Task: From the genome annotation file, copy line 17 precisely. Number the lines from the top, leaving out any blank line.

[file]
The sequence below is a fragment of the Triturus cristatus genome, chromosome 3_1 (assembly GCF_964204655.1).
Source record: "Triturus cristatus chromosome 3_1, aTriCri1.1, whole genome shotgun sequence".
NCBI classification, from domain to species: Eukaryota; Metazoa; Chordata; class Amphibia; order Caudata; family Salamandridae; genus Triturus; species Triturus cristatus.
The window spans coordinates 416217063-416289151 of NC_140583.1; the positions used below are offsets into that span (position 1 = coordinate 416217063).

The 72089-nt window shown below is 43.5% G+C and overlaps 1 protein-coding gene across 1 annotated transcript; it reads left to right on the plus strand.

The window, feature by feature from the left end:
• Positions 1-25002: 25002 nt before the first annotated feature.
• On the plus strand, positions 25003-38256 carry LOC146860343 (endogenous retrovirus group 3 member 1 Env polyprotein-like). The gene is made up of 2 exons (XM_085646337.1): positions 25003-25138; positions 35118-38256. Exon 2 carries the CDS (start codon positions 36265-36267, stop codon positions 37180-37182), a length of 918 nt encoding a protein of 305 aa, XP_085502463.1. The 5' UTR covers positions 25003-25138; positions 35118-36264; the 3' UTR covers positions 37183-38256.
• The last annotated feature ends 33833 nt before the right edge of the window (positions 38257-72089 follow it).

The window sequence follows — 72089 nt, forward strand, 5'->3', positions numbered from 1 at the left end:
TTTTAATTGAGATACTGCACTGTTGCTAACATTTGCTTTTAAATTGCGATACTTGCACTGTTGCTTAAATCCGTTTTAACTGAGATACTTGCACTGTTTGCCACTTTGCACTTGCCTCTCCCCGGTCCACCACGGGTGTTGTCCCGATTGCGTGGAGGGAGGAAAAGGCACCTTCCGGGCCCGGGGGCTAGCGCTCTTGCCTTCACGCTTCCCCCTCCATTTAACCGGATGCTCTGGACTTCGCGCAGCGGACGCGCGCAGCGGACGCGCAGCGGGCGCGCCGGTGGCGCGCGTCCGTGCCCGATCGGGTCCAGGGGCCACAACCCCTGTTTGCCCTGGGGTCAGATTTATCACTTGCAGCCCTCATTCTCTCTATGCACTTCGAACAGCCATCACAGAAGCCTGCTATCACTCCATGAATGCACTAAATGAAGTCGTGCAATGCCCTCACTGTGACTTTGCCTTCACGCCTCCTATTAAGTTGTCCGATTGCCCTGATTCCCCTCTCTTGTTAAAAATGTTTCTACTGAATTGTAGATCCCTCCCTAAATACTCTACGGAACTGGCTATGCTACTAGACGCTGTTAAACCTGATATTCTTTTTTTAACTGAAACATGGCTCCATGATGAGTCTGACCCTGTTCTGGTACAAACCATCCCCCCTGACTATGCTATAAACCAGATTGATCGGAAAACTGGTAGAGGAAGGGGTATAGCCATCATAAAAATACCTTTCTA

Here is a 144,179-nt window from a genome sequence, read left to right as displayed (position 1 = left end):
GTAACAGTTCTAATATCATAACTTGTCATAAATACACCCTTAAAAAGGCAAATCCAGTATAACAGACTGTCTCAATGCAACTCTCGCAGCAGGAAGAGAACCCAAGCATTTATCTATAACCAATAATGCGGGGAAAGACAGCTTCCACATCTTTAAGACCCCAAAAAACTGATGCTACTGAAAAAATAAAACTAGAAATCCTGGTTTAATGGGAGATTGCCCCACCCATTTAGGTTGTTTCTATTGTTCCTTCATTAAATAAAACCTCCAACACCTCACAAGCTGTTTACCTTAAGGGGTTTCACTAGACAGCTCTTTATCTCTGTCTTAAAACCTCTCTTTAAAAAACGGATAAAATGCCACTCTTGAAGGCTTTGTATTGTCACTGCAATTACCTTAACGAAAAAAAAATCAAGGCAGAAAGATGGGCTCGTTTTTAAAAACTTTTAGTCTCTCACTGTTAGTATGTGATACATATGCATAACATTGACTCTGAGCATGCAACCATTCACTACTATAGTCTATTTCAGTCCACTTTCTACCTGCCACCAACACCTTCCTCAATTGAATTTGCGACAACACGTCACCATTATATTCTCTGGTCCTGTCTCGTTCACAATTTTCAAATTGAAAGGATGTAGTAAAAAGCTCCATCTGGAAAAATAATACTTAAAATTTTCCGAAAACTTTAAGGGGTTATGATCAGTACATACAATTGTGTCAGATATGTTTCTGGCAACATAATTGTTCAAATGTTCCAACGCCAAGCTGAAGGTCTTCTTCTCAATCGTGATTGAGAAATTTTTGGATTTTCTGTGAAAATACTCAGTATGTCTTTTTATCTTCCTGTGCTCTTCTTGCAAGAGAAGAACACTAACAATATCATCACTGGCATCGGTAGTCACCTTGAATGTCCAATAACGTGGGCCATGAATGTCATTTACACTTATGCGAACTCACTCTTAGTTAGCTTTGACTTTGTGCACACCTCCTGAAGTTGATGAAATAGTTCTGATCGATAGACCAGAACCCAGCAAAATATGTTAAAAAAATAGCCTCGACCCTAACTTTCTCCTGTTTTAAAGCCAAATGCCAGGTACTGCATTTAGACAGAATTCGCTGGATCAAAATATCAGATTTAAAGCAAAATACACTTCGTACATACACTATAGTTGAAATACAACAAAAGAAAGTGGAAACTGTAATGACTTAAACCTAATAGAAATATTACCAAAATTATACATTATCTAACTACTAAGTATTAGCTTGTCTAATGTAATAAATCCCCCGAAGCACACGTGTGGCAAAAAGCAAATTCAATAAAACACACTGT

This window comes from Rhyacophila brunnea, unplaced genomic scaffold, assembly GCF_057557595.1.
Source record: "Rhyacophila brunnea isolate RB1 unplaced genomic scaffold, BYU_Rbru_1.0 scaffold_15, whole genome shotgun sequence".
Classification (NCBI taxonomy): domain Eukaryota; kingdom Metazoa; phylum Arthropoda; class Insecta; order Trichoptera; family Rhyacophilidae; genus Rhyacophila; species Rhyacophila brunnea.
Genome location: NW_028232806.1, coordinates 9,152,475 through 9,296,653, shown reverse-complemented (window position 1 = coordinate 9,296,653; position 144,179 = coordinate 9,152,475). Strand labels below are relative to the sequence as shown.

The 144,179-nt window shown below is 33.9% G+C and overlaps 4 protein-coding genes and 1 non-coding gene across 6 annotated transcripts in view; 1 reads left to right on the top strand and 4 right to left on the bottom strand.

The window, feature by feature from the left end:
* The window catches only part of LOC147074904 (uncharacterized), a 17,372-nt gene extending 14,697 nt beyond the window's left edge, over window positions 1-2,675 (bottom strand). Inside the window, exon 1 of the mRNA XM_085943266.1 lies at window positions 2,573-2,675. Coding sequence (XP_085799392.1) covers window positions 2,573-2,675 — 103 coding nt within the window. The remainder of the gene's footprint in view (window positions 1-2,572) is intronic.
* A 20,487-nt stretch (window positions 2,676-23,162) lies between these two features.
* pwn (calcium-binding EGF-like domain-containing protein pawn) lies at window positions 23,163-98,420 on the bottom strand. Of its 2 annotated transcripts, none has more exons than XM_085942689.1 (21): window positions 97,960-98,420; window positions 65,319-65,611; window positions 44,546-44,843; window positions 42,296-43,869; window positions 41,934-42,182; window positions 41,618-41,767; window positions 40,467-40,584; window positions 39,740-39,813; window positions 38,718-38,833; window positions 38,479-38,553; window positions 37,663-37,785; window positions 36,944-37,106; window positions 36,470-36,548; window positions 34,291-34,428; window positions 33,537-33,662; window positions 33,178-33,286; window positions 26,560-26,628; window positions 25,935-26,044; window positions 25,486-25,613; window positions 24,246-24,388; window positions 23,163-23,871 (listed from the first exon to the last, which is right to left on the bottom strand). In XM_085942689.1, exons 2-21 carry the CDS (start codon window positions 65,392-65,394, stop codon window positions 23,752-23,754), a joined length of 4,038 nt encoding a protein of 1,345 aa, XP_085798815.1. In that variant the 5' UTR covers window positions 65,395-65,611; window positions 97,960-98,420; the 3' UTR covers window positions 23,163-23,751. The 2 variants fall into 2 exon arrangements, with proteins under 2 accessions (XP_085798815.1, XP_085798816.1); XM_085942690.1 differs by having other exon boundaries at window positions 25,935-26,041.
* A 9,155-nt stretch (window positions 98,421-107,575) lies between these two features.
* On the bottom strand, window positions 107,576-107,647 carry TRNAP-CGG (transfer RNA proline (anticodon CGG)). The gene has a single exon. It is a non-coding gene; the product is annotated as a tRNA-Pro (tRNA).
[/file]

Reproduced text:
Genome location: NW_028232806.1, coordinates 9,152,475 through 9,296,653, shown reverse-complemented (window position 1 = coordinate 9,296,653; position 144,179 = coordinate 9,152,475). Strand labels below are relative to the sequence as shown.